CHARLIE VICTOR ROMEO (or maybe not, given the mostly unhappy endings to these six drama-tized black-box-transcripts that show-and-tell us of what transpired just before the landing/crash. For the rest of us, the movie is one very odd experiment. Filmed in the kind of 3D that makes Hitchcock's Dial M for Murder look like a Michael Bay special-effects extravaganza, this film has perhaps the least reason for being shot in three dimensions than anything seen so far. It's a confined-space movie, for god's sake, in which we're trapped, over and over throughout six different scenarios, in a tiny cockpit, where traffic is restricted so nobody much moves, and the set, such as it is, changes little.
Gravity, this ain't. (Although, once Ms Bullock is inside a space capsule, the two films begin, unfortunately, to resemble each other.) Further, the film is taken from a theater piece first staged here in NYC nearly fifteen years ago that has since traveled the country. The film's theatrical roots are never out of sight, right down to the casting -- for budget reasons, no doubt -- of the same six actors to play the 15 to 20 different roles required to fill the six episodes. You'll figure this out soon enough, and of course go with it, but the doubling and tripling of the cast members means that the film never begins to lose its on-the-cheap, off-off-Broadway quality.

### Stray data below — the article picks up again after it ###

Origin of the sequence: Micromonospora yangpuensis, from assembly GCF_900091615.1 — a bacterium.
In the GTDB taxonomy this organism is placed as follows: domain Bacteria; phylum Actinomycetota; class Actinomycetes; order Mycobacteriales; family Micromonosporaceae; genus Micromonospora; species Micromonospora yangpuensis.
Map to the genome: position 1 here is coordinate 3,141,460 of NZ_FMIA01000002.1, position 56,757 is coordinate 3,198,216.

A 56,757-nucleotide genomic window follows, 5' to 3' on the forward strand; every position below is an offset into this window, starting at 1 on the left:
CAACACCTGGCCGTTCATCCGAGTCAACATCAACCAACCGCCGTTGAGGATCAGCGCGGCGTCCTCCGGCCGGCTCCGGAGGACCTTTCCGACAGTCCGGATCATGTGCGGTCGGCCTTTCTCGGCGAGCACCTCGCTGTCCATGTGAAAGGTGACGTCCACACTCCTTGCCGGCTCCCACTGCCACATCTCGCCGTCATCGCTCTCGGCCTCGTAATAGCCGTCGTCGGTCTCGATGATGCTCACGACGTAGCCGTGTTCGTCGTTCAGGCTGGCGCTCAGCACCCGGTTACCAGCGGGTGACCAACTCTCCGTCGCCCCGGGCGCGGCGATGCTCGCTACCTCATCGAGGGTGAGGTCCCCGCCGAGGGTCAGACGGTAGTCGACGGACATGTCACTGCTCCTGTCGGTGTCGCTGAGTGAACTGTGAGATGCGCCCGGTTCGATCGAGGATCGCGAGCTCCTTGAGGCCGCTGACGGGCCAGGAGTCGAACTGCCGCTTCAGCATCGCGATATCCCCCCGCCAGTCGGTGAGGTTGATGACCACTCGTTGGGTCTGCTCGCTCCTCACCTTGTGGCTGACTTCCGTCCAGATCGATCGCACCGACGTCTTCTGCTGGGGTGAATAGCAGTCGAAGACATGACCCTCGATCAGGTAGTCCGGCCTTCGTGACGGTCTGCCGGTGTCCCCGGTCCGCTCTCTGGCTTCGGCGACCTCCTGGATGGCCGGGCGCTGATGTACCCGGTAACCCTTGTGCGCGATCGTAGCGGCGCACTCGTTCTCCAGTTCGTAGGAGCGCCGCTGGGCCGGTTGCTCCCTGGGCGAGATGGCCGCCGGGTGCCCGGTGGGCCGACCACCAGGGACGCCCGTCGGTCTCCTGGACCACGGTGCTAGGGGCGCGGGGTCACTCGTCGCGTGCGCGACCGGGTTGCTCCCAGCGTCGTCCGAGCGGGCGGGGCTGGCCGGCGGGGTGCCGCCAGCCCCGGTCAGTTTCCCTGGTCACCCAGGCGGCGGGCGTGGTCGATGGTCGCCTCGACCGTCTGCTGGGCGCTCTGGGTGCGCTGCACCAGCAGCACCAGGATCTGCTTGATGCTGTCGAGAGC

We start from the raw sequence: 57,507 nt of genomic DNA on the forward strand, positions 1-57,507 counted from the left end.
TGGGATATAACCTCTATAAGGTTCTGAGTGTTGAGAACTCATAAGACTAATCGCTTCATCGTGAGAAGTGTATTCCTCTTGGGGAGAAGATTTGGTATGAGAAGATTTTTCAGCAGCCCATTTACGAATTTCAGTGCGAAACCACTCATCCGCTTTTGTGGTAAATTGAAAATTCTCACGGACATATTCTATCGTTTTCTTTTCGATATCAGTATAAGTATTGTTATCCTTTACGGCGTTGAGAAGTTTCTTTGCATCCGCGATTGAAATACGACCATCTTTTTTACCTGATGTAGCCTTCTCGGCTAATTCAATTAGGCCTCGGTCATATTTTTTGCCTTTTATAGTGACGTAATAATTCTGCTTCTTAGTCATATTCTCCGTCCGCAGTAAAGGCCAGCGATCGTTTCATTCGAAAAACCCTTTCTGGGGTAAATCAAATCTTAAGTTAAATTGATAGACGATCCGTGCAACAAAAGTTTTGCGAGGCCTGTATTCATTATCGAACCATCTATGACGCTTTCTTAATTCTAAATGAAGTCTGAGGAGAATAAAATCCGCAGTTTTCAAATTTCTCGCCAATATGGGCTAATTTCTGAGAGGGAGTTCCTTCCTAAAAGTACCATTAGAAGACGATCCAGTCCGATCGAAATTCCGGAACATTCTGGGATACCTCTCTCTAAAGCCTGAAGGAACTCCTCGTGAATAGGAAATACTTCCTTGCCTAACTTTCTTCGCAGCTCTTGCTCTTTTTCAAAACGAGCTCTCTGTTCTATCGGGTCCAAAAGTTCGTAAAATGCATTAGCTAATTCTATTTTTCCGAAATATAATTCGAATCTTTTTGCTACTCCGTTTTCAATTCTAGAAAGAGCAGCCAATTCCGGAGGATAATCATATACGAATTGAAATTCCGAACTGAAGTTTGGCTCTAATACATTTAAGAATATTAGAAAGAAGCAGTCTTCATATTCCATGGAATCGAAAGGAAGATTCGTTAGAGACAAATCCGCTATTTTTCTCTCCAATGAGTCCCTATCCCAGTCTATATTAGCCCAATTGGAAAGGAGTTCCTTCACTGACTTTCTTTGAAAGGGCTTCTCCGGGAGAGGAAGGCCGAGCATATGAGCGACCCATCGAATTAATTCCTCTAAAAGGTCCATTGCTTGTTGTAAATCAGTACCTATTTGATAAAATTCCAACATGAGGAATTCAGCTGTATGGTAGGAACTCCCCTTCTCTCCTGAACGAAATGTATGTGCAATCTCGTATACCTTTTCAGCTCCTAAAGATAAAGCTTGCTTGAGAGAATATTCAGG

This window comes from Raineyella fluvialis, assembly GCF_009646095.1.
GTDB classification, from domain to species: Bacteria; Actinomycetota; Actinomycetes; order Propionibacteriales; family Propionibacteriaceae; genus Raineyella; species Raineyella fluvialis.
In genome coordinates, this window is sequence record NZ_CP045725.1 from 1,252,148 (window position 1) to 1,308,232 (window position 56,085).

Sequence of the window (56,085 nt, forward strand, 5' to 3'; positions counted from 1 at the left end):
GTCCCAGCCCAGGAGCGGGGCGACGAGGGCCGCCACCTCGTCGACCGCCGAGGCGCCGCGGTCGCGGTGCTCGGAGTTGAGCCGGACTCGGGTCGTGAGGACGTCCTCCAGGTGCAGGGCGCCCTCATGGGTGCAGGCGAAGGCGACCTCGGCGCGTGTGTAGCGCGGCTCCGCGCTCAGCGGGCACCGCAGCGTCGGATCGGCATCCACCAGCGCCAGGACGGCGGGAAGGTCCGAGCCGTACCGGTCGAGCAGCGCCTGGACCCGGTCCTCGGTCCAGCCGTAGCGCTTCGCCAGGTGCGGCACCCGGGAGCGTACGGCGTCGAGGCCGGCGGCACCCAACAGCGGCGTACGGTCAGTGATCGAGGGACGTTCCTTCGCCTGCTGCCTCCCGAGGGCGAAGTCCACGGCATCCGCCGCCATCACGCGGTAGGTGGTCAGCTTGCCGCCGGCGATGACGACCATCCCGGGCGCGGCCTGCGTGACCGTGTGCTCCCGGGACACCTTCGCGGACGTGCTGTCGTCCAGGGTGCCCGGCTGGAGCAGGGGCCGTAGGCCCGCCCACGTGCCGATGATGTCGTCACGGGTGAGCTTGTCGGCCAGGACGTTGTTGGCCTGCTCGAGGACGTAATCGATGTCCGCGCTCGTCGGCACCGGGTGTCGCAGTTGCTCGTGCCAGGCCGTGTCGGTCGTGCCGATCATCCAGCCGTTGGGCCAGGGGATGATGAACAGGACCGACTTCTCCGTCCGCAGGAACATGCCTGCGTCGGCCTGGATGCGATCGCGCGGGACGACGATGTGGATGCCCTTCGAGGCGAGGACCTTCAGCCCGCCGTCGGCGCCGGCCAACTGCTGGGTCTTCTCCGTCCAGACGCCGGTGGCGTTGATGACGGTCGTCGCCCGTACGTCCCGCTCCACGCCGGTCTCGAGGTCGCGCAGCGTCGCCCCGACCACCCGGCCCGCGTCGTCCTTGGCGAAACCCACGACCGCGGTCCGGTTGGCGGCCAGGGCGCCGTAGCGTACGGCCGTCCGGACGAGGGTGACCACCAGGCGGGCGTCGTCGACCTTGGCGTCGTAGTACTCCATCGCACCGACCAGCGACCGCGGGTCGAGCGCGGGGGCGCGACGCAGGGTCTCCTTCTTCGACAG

Film Forum, where Charlie Victor Romeo (we might as well call this a documentary of sorts: maybe an "acted documentary") gets its U.S. theatrical premiere for a two-week run beginning this Wednesday, January 29. It will then play at the Downtown Independent theater in Los Angeles from January 31 through February 6.